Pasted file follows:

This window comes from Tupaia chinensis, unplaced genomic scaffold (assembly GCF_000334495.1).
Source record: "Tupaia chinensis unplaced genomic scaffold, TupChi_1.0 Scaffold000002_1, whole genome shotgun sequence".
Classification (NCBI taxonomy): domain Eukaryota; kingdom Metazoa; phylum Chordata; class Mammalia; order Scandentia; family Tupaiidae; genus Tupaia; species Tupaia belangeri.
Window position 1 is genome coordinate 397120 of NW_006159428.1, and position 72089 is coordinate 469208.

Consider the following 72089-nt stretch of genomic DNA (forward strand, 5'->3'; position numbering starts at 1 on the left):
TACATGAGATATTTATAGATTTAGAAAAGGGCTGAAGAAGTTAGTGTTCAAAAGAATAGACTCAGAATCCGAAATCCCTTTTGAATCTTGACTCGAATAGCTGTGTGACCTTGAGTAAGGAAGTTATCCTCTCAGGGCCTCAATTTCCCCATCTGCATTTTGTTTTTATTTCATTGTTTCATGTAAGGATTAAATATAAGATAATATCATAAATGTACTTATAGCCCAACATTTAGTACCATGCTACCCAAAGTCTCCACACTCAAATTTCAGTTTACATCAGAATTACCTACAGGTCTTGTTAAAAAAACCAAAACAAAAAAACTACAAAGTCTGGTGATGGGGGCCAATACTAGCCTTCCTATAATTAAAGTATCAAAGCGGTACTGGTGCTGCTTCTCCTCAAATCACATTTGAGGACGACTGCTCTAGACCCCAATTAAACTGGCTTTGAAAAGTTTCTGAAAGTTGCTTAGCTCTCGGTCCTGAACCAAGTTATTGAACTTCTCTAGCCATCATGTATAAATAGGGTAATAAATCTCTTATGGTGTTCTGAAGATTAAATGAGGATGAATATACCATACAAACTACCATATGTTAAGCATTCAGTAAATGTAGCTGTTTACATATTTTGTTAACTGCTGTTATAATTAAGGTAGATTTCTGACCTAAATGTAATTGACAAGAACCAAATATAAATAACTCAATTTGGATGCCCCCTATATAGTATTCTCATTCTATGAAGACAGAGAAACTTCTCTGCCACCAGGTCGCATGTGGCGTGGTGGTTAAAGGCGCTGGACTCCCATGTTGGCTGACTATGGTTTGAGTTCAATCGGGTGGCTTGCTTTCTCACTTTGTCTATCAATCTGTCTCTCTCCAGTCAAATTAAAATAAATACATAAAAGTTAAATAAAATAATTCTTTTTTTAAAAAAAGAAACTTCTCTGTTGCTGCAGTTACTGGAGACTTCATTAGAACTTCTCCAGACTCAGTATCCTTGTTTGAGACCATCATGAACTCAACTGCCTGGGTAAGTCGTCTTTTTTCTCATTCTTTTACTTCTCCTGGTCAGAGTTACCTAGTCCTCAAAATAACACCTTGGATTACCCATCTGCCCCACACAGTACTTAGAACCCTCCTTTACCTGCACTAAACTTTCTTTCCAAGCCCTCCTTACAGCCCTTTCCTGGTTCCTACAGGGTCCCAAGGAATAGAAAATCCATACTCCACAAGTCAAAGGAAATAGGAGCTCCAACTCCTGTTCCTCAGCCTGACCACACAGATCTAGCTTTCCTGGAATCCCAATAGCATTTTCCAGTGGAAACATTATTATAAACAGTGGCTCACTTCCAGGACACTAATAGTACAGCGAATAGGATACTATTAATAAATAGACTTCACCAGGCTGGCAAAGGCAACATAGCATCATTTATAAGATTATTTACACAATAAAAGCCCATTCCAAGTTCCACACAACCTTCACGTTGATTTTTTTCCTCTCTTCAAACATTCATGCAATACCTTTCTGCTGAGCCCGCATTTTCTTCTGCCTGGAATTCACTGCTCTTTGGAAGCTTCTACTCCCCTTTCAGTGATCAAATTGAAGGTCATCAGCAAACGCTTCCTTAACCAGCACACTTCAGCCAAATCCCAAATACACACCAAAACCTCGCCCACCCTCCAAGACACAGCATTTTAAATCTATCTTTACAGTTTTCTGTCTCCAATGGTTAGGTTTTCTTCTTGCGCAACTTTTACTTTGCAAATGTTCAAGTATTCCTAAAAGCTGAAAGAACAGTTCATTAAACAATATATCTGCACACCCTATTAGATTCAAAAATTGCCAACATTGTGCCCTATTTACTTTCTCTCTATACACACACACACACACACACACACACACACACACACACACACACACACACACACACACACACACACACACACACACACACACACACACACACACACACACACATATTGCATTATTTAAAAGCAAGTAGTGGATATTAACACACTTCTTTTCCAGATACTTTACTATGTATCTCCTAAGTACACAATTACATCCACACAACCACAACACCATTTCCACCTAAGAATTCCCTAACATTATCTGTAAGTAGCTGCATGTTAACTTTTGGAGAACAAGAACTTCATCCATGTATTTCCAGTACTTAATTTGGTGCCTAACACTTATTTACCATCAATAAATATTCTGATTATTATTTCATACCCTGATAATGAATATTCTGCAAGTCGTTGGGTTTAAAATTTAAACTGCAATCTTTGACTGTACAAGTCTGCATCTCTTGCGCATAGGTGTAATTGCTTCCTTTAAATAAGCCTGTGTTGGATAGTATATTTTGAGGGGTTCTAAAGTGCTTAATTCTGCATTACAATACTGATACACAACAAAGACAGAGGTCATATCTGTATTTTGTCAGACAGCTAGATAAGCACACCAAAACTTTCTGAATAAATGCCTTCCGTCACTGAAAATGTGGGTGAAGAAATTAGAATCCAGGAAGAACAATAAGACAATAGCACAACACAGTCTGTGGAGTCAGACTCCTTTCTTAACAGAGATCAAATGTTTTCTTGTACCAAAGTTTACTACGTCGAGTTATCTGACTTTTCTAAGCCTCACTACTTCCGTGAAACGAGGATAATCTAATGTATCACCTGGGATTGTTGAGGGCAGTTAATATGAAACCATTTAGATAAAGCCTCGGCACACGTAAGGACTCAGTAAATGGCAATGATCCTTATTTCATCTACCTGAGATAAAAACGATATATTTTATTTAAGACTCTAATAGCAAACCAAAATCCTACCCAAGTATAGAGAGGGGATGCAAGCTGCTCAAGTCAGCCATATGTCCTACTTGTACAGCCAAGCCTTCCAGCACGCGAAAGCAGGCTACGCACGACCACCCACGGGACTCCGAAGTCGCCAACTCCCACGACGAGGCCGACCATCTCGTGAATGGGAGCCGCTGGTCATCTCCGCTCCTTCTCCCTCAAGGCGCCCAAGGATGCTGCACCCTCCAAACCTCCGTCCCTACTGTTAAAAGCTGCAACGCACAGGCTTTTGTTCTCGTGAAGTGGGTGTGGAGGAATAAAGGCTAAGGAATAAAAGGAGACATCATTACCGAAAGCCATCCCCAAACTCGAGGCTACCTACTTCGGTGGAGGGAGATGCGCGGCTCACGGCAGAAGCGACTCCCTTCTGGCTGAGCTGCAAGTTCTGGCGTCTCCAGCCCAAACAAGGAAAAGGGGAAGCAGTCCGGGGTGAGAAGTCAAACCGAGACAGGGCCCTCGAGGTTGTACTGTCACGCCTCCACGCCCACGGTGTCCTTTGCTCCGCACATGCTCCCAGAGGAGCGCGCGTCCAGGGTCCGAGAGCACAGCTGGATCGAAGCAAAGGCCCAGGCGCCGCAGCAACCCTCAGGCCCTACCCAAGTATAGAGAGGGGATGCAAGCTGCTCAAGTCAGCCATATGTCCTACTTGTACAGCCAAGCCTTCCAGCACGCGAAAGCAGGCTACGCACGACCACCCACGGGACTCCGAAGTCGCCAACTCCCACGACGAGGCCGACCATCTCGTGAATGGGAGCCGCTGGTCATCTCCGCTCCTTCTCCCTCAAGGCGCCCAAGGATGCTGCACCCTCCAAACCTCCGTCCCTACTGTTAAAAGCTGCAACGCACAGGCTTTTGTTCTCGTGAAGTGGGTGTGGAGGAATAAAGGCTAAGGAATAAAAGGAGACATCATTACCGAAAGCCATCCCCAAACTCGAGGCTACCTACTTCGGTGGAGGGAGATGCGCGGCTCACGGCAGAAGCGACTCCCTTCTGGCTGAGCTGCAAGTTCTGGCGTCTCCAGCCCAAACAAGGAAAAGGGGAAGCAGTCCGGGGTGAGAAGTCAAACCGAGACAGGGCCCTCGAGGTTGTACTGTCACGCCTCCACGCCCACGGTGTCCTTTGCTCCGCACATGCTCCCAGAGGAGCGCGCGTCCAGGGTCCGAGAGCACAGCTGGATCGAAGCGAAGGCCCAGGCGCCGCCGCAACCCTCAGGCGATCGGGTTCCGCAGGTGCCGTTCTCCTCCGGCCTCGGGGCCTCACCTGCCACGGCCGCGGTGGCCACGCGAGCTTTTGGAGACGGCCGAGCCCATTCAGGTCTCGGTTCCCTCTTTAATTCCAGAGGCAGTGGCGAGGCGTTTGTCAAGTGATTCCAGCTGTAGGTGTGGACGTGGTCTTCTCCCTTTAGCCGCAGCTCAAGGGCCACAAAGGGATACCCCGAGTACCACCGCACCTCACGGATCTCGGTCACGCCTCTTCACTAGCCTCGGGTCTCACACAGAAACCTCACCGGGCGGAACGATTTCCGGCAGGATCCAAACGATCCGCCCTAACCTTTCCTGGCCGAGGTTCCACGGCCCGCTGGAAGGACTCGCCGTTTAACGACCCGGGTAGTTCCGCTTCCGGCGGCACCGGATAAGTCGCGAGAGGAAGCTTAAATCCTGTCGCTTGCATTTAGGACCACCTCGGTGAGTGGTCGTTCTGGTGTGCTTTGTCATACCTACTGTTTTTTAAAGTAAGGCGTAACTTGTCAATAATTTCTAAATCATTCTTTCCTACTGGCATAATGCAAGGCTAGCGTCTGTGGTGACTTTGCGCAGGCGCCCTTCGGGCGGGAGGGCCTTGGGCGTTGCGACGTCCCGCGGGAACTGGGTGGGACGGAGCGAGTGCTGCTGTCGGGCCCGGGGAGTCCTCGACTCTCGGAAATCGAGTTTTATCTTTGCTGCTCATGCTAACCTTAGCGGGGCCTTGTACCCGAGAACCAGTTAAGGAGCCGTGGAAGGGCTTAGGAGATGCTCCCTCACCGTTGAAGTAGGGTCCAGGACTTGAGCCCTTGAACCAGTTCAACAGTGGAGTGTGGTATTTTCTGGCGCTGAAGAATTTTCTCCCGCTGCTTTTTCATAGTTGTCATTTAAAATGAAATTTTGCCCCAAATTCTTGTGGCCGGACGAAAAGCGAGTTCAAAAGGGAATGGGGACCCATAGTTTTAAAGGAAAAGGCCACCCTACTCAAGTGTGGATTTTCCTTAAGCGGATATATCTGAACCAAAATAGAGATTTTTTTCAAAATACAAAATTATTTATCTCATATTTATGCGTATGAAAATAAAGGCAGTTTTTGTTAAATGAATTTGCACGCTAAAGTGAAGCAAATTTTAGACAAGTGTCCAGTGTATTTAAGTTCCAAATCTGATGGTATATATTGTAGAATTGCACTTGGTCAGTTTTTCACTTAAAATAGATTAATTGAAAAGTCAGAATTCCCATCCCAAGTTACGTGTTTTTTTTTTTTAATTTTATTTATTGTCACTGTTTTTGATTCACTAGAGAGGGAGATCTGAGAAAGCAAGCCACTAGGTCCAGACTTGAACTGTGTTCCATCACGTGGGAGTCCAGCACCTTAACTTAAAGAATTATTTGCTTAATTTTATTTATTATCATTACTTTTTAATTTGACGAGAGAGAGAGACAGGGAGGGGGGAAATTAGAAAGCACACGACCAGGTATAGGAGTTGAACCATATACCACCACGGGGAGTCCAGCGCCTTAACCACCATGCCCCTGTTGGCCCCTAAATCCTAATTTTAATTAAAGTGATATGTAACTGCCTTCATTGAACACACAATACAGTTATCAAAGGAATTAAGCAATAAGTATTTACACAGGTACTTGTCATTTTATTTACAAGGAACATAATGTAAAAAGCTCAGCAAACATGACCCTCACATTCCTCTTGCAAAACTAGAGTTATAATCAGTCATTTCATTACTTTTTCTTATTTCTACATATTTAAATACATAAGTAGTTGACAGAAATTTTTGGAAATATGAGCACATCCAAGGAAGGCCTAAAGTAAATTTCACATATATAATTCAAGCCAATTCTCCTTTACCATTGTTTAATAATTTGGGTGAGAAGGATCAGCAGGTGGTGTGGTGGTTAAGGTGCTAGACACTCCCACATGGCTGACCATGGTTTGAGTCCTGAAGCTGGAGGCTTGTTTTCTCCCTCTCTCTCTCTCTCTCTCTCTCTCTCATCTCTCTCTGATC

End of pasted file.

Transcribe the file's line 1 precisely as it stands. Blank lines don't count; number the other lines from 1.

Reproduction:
This window comes from Tupaia chinensis, unplaced genomic scaffold (assembly GCF_000334495.1).